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As Towson turns 250, new book by historian John McGrain fondly recalls a simpler Towson of old

The Maryland and Pennsylvania (Ma and Pa) Railroad traveled through the hills of rural Maryland and Pennsylvania. Pictured above is the Ma and Pa Railroad Station in Towson in 1934.
The Maryland and Pennsylvania (Ma and Pa) Railroad traveled through the hills of rural Maryland and Pennsylvania. Pictured above is the Ma and Pa Railroad Station in Towson in 1934. (Baltimore Sun files)

John W. McGrain Jr., the prolific local historian and photographer, celebrates Towson’s 250th birthday and transition from a one-house village to a modern bustling county seat in his recently published book “250 Candles for Towson: Documents and Memoirs.”

McGrain, who is in his late 80s, was the former secretary of the Baltimore County Landmarks Preservation Committee, and since 1998 has been the official county historian. He has written a charming love letter to a place that he loved in former times, before the wrecking ball arrived and hideous architecture took over.

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The wagon of Groom's Ice Company was a part of the Towson scene at the turn of the century. Pictured is the wagon on York Road in 1898.
The wagon of Groom's Ice Company was a part of the Towson scene at the turn of the century. Pictured is the wagon on York Road in 1898. (Baltimore Sun files)

Towson’s beginnings date to the 17th century with two colonial land surveys, James Meadow and Tracey’s Park.

Towsontown was primarily a farming area and by the mid-1700s boasted three taverns that no doubt slaked the thirst of the locals.

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It sat alongside York Road, which was a turnpike that was finally completed between 1808 and 1810 by the Baltimore and York-town Turnpike Company.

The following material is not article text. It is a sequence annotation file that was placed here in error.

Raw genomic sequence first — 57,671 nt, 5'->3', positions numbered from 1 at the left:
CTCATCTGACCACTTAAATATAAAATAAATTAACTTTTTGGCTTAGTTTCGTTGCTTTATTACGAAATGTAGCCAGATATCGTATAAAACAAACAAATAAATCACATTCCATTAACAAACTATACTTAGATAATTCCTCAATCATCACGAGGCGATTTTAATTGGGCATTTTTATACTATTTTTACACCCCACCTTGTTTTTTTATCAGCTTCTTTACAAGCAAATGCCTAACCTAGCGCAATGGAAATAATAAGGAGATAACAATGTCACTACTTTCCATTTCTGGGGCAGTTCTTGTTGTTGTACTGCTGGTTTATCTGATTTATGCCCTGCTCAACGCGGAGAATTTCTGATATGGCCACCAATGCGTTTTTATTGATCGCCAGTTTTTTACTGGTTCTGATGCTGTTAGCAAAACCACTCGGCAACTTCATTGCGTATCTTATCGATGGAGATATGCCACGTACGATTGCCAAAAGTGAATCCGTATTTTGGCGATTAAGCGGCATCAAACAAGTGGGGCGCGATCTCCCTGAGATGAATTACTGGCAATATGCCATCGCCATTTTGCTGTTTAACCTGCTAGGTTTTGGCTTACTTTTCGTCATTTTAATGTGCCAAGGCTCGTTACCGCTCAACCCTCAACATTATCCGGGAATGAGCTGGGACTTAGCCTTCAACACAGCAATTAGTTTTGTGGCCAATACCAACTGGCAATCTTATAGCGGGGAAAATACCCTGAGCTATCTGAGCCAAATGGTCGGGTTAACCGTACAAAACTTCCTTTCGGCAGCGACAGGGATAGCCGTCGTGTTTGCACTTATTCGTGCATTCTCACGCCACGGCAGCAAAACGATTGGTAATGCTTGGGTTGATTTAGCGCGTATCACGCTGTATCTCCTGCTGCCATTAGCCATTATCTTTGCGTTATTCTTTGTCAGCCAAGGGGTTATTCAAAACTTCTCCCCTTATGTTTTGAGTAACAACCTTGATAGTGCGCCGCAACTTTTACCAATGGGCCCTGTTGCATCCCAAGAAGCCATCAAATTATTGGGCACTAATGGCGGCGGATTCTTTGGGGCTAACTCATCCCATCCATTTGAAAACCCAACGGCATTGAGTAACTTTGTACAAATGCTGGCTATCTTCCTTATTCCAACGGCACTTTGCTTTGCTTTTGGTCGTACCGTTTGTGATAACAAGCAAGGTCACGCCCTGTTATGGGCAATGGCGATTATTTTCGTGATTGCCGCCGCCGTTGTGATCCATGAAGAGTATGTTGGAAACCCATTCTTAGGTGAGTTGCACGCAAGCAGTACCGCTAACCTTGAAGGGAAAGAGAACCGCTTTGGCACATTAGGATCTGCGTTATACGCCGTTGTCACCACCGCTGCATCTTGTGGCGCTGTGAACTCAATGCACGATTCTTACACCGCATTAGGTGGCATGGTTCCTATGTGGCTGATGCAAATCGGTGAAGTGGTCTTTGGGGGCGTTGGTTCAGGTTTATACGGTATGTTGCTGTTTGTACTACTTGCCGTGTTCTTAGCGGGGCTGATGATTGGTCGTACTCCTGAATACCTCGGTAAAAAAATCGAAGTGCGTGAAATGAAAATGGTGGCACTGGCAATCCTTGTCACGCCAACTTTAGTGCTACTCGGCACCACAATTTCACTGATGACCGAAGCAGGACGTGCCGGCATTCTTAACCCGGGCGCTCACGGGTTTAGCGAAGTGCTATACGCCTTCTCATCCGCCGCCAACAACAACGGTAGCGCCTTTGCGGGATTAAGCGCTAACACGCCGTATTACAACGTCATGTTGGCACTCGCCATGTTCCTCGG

Things really began to boom when county government settled there in 1857, and by 1880, the Post Office had trimmed the name of Towsontown to the present Towson.

F. Scott Fitzgerald took up residence at La Paix (the Turnbull estate, now the site of St. Joseph Hospital), in 1932 after wife Zelda suffered her second nervous breakdown and entered Phipps Clinic.
F. Scott Fitzgerald took up residence at La Paix (the Turnbull estate, now the site of St. Joseph Hospital), in 1932 after wife Zelda suffered her second nervous breakdown and entered Phipps Clinic. (Baltimore Sun files)

“For years it was an insignificant little place, consisting only of the tavern, which frequently changed hands, a dozen or so scattered houses, and a store or two. … There are a number of residents of Towson who remember the time when, for a quarter of a mile above and below the village, there stretched an unbroken line of great Conestoga wagons, drawn by six horses, en route to the West,” reported The Baltimore Sun on June 23, 1890, McGrain notes.

Horse-drawn streetcars stitched Baltimore to Towson in 1863, and 30 years later, the line was electrified and there began the romance of the old No. 8 line, which McGrain lovingly recalls from his days growing up there, until the end of service in 1963.

In 1882, what became the Maryland & Pennsylvania Railroad, gave Towson greater access to the outside world when steam trains began puffing their way between Baltimore and York, Pa.

In 1963, No. 8 streetcars were still a familiar sight along York Road in Towson, as seen above. They would soon be replaced by buses.
In 1963, No. 8 streetcars were still a familiar sight along York Road in Towson, as seen above. They would soon be replaced by buses. (Robert Kniesche / Baltimore Sun)

Using wonderful archival material from libraries and his own extensive files, McGrain has also relied on many maps and photographs that he took, and which date back more than 70 years.

He chronicles in one chapter several old Towson characters he knew from his boyhood and through the years. His history and the photos of historic houses and buildings --- many now demolished --- are quite complete and make for compelling reading.

His color image of La Paix, the wonderful rambling Victorian confection that was once home to Jazz Age celebrities F. Scott and Zelda Fitzgerald west of York Road and now demolished, is today marked by two stone gates.

The lackluster and largely cold, modern, uninspiring architecture that today makes Towson look more like Gaithersburg or Rockville is the basis for a chapter that McGrain has titled “The Crass Assault on Towson.”

He writes that “enemies of the environment began their relentless attack on Towson” after World War II.

Truer words were never spoken.

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